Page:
Altra Torin 4 vs. Altra Torin 4 Plush Review
I’m all sorts of confused right now. Everything I ever knew has been completely flipped upside down. I’m reviewing a size 10.5 shoe that isn’t 2E wide and it… fits.
Like the Altra Torin 3.5, the Torin 4 comes with different models. Last version, it was essentially the same shoe, just different uppers (knit and mesh). The regular model of the Torin 4 comes with a lightweight mesh upper; however, the sister model is now the Torin 4 Plush, which–as you can imagine–provides more comfort, but also uses an engineered knit upper.
Let’s get the basics out of the way–the Altra Torin 4 Regular is a neutral shoe with a 26mm stack and–you guessed it–zero drop. In terms of weight, the shoe comes in at 9.1 oz for a size 10.5. Compared to the 3.5, the 4 has gone through some big changes. While the shoe has gained a little bit of weight from its predecessor, it has 2mm less stack height, a new Quantic midsole, a redesigned mesh upper, and a decoupled outsole. Also, it looks so much better.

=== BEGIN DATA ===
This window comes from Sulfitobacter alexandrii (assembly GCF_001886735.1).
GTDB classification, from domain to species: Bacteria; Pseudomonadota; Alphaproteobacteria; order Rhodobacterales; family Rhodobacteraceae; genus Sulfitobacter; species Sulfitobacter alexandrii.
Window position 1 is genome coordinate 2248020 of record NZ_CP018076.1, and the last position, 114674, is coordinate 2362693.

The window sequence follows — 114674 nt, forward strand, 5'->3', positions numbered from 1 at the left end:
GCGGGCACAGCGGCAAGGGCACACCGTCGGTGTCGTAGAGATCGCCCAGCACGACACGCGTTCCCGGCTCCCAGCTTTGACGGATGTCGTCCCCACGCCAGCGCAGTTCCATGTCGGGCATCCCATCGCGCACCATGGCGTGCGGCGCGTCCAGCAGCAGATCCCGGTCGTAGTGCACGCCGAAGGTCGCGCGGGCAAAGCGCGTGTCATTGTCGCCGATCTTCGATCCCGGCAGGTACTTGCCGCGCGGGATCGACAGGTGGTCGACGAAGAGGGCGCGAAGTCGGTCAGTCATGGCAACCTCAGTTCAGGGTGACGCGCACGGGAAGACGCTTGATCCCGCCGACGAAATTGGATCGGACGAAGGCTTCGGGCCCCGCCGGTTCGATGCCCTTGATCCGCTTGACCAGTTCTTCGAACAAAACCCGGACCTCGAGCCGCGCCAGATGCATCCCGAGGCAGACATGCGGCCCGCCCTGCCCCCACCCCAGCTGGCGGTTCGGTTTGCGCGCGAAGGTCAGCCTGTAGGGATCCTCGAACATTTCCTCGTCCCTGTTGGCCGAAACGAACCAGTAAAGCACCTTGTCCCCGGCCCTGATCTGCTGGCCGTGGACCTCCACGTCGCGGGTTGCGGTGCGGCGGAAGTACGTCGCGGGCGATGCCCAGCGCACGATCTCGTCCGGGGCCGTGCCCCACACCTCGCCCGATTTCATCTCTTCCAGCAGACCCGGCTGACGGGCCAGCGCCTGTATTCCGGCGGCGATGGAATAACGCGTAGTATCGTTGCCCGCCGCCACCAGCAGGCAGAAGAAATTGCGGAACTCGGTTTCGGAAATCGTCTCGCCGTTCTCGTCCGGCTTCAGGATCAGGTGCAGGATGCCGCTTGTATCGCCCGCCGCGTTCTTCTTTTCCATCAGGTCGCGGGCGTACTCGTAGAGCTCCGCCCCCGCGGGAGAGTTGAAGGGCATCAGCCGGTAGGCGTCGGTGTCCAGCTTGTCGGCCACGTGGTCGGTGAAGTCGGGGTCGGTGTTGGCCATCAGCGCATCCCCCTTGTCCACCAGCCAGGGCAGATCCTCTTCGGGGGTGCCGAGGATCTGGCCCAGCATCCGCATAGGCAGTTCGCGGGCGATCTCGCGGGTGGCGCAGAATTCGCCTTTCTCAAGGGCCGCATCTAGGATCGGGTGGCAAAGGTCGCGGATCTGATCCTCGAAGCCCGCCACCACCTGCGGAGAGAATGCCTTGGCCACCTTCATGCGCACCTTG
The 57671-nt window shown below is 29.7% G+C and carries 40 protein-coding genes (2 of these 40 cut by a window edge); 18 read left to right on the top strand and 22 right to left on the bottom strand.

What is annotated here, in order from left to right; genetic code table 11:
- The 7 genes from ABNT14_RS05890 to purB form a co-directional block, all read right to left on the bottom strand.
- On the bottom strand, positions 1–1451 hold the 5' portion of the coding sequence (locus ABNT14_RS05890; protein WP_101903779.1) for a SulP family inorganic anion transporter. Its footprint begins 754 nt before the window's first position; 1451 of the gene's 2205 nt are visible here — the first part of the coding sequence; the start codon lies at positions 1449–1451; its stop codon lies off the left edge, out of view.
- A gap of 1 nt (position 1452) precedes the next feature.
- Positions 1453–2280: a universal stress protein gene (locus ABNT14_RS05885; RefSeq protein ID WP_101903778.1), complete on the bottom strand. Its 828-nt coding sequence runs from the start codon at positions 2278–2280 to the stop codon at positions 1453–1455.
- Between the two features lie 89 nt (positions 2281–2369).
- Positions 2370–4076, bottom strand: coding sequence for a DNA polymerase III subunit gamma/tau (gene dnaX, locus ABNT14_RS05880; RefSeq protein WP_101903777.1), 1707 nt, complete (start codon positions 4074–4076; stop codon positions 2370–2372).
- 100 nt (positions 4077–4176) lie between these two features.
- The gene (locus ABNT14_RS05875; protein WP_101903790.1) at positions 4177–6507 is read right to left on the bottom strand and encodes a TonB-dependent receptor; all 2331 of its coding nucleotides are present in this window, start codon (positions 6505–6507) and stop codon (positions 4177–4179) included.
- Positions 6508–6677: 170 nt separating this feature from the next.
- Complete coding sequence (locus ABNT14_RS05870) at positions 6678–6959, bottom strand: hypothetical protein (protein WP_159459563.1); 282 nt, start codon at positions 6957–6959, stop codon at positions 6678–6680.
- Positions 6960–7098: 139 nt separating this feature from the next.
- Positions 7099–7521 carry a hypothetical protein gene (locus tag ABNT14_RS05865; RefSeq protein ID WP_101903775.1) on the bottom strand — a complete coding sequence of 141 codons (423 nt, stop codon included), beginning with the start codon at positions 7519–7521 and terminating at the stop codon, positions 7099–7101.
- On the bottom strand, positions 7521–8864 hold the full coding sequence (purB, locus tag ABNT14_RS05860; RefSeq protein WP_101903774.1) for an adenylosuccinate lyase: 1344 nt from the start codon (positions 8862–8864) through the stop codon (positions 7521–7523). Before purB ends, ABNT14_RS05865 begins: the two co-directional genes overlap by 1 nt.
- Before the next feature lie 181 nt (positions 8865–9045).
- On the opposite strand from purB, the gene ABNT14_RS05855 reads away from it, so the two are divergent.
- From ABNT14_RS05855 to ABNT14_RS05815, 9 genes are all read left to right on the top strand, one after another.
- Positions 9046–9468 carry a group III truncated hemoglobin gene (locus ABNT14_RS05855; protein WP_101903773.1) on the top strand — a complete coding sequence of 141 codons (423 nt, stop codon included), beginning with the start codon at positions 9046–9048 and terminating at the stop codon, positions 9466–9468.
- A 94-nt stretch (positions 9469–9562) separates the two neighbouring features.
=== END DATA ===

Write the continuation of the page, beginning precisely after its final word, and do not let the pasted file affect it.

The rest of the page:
In comparison, the Torin 4 Plush in a 10.5 weighed 10.7 oz. The extra weight comes from the added strobel layer, adding 2mm to the stack height and giving it much more cushion. The midsole is the same between the two shoes.Shop Altra Torin 4
Did I mention the shoes fits my feet?! Yeah, I did, but I’m going to mention it again because it’s a big deal. This foot shaped shoe fits me. I’ve literally had wide shoes that were too narrow before.
The Torin 4 Regular and Plush both fit great! Thomas (who wears the same size as me) initially ran in the plush but felt it was a little too roomy for him, which makes sense. My 10.5 felt true to size in both models and I was very happy with the 4 coming in at 9.1 oz per shoe.
The Regular mesh upper has enough give to it without getting sloppy. My foot feels snug and is kept in place without being constricted. I also enjoyed the perforations that allowed outstanding ventilation in keeping my feet cool.